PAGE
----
Tax reform legislation, the “Tax Cuts and Jobs Act,” moving through Congress would affect nearly every sector of the American economy, including higher education. Both the House and Senate bills would enact several changes to provisions in the tax code that currently provide billions of dollars per year in support to students and institutions.
Generally, tax expenditures serve as an alternative to direct spending programs, allowing the federal government to advance priorities by way of tax relief. The incentives come in the form of credits (which reduce tax liability), and deductions, exemptions, and exclusions (which shield certain income from taxation and therefore reduce taxable income). The federal government provides roughly $30 billion annually in higher education-related federal expenditures.
The House and Senate bills vary considerably in their proposed changes to the tax treatment of the higher education system, with the House version (in most instances) the more aggressive of the two.
Following are some highlights:
The current system includes two tax credits designed to defray college costs among low-income and middle-class students: the American Opportunity Tax Credit (AOTC), and the Lifetime Learning Credit (LLC). 1
These two credits provide around $20 billion annually in support to taxpayers pursuing a post-secondary education, and students may only claim one of the two. The AOTC is available for the first four years of a student’s post-secondary education. Students must be enrolled at least half-time, and the credit provides a maximum benefit of $2,500 as a reimbursement for tuition, fees and course materials, $1,000 of which is refundable (meaning it can be awarded to individuals with no tax liability). In contrast, the LLC offers up to $2,000 annually as a reimbursement for tuition and fees. Although it is not refundable, there is also no limit to the number of years that it can be claimed. This is beneficial for students who take more than four years to complete college, as well as for graduate students.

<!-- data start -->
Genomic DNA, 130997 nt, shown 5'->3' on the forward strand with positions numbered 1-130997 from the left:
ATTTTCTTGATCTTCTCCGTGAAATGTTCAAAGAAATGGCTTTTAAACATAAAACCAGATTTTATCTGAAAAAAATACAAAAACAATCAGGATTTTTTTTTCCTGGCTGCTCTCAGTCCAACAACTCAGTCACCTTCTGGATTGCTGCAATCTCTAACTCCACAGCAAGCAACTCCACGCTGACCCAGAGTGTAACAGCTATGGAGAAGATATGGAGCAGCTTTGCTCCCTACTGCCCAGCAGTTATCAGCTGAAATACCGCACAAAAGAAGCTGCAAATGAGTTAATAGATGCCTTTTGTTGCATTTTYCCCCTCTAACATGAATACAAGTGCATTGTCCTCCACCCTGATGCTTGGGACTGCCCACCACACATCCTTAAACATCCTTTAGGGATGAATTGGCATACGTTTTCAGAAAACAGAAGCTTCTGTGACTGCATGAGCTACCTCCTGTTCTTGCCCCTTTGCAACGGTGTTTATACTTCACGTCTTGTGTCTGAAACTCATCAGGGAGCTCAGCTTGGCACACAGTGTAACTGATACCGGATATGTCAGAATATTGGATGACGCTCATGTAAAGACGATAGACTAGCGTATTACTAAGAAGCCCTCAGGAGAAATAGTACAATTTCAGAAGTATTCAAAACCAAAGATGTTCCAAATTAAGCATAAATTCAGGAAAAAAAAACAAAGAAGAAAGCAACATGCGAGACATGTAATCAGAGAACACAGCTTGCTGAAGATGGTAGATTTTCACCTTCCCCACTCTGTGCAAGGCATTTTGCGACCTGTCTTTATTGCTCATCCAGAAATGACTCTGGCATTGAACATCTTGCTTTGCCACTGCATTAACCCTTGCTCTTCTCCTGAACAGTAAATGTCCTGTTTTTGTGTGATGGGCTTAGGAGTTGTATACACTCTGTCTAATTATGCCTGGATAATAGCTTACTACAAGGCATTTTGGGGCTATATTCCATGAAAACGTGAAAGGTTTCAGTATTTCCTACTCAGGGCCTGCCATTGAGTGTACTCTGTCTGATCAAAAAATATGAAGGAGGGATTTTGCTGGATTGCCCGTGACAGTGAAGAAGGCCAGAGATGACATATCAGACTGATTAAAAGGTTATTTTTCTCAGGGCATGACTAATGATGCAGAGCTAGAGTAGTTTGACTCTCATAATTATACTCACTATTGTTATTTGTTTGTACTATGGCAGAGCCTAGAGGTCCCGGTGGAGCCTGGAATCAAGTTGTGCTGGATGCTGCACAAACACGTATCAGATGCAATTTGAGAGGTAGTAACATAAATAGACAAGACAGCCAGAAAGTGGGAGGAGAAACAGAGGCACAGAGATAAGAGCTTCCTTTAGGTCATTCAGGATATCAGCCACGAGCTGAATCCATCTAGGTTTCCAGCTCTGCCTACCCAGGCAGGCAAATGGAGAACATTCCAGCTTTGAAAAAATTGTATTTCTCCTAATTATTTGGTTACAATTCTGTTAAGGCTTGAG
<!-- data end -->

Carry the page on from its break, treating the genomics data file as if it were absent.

The House-passed legislation would condense these two credits into one—a new AOTC. This singular credit would offer a maximum of $2,500 for the first four years of a student’s post-secondary education and up to $1,250 for the fifth year. Tax credits would not be available for students beyond those five years, meaning the change would primarily affect graduate students and those who take longer to complete their undergraduate education. These changes are projected to generate $17.3 billion in savings between 2018 and 2027, nearly a 10 percent reduction from current law, according to the Joint Committee on Taxation (JCT).
The Senate bill makes no changes to these credits.
Deductions, Exemptions, and Exclusions
Currently, the federal government offers a slew of tax deductions related to higher education. The House-passed tax reform bill would impact two of these: the student loan interest deduction, which allows eligible taxpayers to deduct up to $2,500 for interest payments on student loans; and the $4,000 deduction for tuition and related expenses, which is available for filers up to a certain income threshold who do not utilize any of the aforementioned tax credits. The House version would repeal both of these deductions, leaving students unable to deduct tuition expenses or their loan’s interest payments. In contrast, the Senate bill passed through committee would not touch these deductions.
Another proposal involves the taxing of endowment income. Currently, while most private foundations are required to pay a 2 percent excise tax on investment earnings, private non-profit colleges and universities are exempt.2 Both the House and Senate bills would decrease the tax to 1.4 percent, but would also have it apply to endowments of private non-profit universities with at least 500 students and $250,000 in assets per student. According to an analysis by The Chronicle of Higher Education, this change would affect 61 institutions, 30 of which have endowments worth over $1 billion. The JCT estimates that this change would increase revenues for the government by $2.5 billion over 10 years.
Possibly the most contentious of all these proposed changes relates to tuition support that is offered to students by academic institutions. Under current law, their support is excluded from taxable income. This tax preference is especially beneficial for graduate students—many of whom receive free tuition and are therefore only taxed on modest wages offered by institutions. Eliminating this exclusion would be a significant increase in the cost of a graduate education for many students, likely reducing demand for those types of programs. The tax code also currently allows employers to offer up to $5,250 per employee in tax-free educational assistance. The House-passed bill would eliminate both of these provisions, while the Senate bill would maintain them.
These are just several of the noteworthy changes to the tax treatment of higher education in the current tax reform legislation. Simplification of the tax code is well overdue, and these changes may put downward pressure on tuition and student borrowing over the long-term. But as the Senate prepares to debate and vote on this legislation, it is critical that lawmakers pay attention to the potential, maybe unintended, consequences of repealing or reforming these tax provisions and work to ensure that students and their families are not adversely impacted as a consequence of tax reform.